Flexible Work: from the new normal to the new necessary

A powerful crisis communication strategy is essential to good leadership during this time

Flexible Work: from the new normal to the new necessary

In the modern-day workplace, the four walls of the office are evaporating and we are all the better for it.  Not only can flexible work arrangements be accommodated without hardship to employers, research has shown that they actually improve productivity, efficiency, creativity, engagement and retention.  Importantly, flexible work arrangements also create more diverse and inclusive workplaces.

Despite this, employers have historically been reluctant to accommodate flexible work.  In January 2019, only 68 percent of employers in Australia offered some form of remote work, according to Indeed.  Employers have generally been concerned about perceived negative impacts on productivity, culture and morale.  Many believed that employees working from home would be disconnected from the workplace and abuse their freedom.  Ultimately, these concerns indicate fear and a lack of trust. 

Now, as a result of the COVID-19 pandemic, most, if not all, employees are required to work from home.  Whilst challenging, employers can grab this opportunity to iron out the kinks of flexible working and experience the benefits of these arrangements for when life returns to normal.  Let this be an opportunity to displace fear and trust issues and ensure business stability.  Frankly there is no other option - flexible working is no longer the ‘new normal’ but rather the ‘new necessary.’ 

The COVID-19 pandemic has made it necessary for many businesses in Australia and around the world to implement effective flexible work to reap the benefits of business continuity in times of crisis.

Flexibility with rules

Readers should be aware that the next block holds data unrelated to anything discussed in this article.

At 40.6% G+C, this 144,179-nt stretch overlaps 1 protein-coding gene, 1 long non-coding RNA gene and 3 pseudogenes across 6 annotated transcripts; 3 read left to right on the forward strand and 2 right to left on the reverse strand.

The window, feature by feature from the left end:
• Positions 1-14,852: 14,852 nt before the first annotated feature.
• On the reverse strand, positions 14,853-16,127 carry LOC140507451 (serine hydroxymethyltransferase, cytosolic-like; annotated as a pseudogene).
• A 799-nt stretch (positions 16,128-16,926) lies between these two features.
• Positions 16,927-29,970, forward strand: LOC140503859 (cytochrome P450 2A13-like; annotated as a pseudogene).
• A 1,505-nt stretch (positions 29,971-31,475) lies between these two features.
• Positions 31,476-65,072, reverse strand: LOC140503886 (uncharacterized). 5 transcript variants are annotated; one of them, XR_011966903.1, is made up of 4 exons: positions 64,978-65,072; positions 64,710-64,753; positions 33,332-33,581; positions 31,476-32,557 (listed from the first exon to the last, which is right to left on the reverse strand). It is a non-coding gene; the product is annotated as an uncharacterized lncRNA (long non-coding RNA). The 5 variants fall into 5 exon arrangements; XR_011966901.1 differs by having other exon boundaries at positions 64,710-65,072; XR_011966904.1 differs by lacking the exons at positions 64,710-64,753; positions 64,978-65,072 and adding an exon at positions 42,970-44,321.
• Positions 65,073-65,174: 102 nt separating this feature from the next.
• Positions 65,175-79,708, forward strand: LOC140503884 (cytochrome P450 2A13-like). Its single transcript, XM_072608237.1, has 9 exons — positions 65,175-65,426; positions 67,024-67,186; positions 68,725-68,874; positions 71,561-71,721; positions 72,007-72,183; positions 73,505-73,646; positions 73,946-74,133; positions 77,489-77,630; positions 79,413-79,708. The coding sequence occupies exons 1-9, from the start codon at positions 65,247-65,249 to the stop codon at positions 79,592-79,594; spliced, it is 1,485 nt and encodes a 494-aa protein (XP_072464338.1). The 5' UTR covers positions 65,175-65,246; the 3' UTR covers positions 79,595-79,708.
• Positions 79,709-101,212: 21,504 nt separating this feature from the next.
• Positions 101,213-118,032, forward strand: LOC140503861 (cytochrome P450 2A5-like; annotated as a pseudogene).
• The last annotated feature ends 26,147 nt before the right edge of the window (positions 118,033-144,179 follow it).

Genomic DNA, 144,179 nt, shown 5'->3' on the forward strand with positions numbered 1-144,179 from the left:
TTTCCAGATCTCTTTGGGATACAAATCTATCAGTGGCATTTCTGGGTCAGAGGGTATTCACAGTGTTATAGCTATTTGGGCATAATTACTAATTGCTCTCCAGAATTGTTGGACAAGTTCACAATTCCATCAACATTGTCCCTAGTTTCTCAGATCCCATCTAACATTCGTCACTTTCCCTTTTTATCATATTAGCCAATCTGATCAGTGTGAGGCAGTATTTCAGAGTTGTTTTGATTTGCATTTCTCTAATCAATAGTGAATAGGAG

While there should always be flexibility, a baseline structure is essential.  This helps ensure everything gets accomplished, productivity is maintained and employees are accountable. Clear priorities help avoid distraction and distress. 

Tell employees when they are expected to be online and available (according to business demands and their responsibilities), decide how and when meetings should be run and your team’s preferred modes of communication (email, phone calls, Zoom and/or Microsoft Teams). 

On the flip side, have a system for indicating when team members prefer not to be interrupted. For example, setting the ‘do not disturb’ function in Skype sets clear boundaries. 

Trust with key deliverables
When there is disruption to ‘business as usual,’ trust is especially essential.  Assess the overall accomplishments of employees, rather than micromanaging and scrutinising activity levels.  Leaders should focus on high value outputs and key deliverables that will get the business through this period.

Communication is key
A powerful crisis communication strategy is essential to good leadership during this time. Effective communication eliminates fear and builds trust. Leaders should follow the three C’s: clear, consistent and concise.

Provide updates in a timely fashion and ensure your staff know where to find additional information or ask questions, such as a centralised forum.  Answer questions authentically and do not be evasive. This will breed suspicion and mistrust, leading to dysfunction and possible claims in the future.

Be aware of overloading your employees with information. It is possible to over-communicate and unintentionally stir up more stress! Aim to share only helpful information and key decisions made by management that will affect your employees. For example, notifying staff about the latest number of COVID-19 victims is clearly unhelpful, but sharing facts about prevention from credible sources such as the World Health Organisation and the Australian Government Department of Health is useful. 

Crisis task force